CloudOps – Enabling Continuous Operations in the Cloud

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From DevOps to CloudOps – understanding the real relationship between the cloud and DevOps can help your company achieve the goal of continuous operations.
Time is money, so they say, and that’s never been truer than in the digital economy. Here the costs of downtime – both planned and unplanned – can spiral out of control. What’s more if your competitors manage to embrace the benefits of technology to reduce or eliminate their downtime, you’ll find yourself falling behind. In extreme cases, the results could prove to be fatal. This is why you need to start thinking about moving towards a goal of continuous operations – and for that you’ll need to understand the relationship between the cloud and DevOps.
For many people these are two separate things. The cloud is all about technology and services while DevOps is focused on processes. All too often, the latter gets overlooked. However, rather than thinking of them as two separate entities, you should be focusing on how they can work together to help you achieve your digital transformation goals.

Towards continuous operations
The goal you’re working towards could be considered continuous operations nirvana. In the digital world, downtime can be more-costly than ever before. Many businesses will see them as a regular part of doing business. A study in the US, found that around 80% of data centre managers experienced an average of 1.6 hours downtime per week. However, the cost can be enormous. Research from the Ponemon institute found that unplanned outages represent a growing threat to businesses. 84% of respondents said they “would rather walk barefoot over hot coals than have their data center go down.”
What’s keeping them awake at night is the fact that this is about much more than just a loss of revenue. In the digital world, they may be competing against other businesses who have found a way to achieve continuous operations. They will be getting their products to market more quickly and efficiently and, as such, will have an advantage at multiple points.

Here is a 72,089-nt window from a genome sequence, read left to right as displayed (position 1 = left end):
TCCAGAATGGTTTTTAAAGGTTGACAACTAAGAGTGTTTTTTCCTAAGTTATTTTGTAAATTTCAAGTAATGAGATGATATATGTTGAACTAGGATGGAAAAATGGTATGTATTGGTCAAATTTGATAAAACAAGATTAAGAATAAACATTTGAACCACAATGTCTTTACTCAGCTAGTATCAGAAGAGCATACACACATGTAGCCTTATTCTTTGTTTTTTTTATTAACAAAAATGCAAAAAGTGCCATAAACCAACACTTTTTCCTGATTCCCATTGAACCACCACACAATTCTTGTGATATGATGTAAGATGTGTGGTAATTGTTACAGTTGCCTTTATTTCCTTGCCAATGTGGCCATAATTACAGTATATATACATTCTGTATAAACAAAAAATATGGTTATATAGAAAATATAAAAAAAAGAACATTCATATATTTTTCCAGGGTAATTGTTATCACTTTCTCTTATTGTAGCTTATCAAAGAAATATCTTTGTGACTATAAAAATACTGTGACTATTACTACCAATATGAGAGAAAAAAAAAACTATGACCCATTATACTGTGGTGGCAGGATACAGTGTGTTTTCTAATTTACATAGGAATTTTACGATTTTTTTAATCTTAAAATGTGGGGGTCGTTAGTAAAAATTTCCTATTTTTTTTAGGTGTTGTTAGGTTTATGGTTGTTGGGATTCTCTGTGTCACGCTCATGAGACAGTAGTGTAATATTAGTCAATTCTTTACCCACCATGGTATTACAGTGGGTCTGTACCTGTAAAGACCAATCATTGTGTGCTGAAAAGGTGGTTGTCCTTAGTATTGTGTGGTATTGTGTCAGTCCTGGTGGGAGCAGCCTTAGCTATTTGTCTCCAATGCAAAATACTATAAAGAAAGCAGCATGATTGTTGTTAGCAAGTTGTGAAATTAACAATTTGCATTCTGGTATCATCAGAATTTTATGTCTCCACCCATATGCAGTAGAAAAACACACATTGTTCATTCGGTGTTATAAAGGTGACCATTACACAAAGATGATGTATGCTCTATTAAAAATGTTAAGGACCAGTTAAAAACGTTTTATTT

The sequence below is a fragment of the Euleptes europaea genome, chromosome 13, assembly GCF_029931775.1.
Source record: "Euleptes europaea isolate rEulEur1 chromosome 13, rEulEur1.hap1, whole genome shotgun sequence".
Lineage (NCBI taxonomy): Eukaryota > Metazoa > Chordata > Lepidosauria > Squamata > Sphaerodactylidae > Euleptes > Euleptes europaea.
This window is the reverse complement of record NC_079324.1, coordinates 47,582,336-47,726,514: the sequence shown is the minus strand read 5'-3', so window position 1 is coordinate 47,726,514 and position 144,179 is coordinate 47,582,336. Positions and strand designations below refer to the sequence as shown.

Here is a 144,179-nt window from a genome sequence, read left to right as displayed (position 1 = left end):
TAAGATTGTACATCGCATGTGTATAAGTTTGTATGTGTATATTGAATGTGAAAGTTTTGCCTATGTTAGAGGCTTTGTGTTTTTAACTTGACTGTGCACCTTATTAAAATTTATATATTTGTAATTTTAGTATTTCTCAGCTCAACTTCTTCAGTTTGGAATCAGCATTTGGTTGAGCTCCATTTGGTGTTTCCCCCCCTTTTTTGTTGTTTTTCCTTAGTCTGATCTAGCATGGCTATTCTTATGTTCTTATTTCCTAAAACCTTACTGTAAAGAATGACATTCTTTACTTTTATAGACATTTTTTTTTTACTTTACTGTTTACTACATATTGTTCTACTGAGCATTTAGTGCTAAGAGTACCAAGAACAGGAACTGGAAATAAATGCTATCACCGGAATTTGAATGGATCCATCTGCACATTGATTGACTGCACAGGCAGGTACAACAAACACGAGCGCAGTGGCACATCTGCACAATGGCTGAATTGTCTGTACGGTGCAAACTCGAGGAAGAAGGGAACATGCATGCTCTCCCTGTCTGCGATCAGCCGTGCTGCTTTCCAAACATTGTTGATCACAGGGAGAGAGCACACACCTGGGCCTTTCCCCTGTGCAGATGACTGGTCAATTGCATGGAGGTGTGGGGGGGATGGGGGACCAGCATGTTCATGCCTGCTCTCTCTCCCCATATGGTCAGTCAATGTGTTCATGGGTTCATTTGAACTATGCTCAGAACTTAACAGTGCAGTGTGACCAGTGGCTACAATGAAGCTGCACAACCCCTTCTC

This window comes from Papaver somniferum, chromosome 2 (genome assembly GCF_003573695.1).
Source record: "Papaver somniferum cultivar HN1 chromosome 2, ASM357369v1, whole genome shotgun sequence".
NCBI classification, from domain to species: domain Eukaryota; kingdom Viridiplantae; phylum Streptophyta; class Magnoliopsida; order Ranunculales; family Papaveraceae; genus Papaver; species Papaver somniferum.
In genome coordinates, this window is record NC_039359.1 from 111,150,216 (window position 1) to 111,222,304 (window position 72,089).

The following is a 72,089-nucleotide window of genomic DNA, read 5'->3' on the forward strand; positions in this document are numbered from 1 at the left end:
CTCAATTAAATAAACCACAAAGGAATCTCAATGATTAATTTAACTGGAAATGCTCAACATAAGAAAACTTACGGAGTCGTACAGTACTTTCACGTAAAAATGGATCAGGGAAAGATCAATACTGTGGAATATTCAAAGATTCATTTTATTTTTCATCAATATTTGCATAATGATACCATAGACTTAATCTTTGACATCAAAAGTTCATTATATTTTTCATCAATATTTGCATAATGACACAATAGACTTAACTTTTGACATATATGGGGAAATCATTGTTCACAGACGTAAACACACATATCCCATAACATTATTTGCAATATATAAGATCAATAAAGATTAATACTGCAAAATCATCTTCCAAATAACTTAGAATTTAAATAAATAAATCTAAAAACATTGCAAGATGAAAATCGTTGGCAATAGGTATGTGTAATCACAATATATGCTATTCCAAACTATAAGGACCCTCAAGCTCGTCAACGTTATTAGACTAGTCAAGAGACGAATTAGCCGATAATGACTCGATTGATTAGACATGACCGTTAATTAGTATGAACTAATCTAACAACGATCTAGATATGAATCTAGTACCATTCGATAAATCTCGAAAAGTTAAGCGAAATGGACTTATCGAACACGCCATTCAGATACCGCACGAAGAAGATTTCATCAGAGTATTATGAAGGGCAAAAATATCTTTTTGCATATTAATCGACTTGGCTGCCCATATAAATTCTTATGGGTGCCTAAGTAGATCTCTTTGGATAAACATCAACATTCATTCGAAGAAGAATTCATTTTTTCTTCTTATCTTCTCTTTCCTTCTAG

Why the cloud is vital
This is why digital adoption is so vital. In many cases, it could make the difference between success or failure. Investors have cottoned on to the idea and have coined a new phrase: digital due diligence.
When deciding whether to invest in a company and how to value it, one of the key factors they will look at will be how well along the line towards digital transformation they have got. It’s a sign of just how important the concept has become. It is more than just an opportunity to improve business operations, it is now something which could make or break your business entirely. If you haven’t started, you could find it impossible to match the competition in the near future. To make it work, though, businesses will need to push further into the cloud. This offers a range of advantages including:

  • Increased capacity: Cloud computing offers increased storage capacity without any investment in physical infrastructure. You can scale up at any time, so your operations can evolve with your data requirements.
  • Widely distributed: This data can come from anywhere in the world. Location is no longer as important as it once was.
  • Unified platforms: Clouds don’t depend on the infrastructure of individual platforms. They can extract it all and present it in one, easy to understand dashboard.
  • Automated: Many routine operations are automated which saves time for the user. Basic operational problems can often be fixed quietly in the background.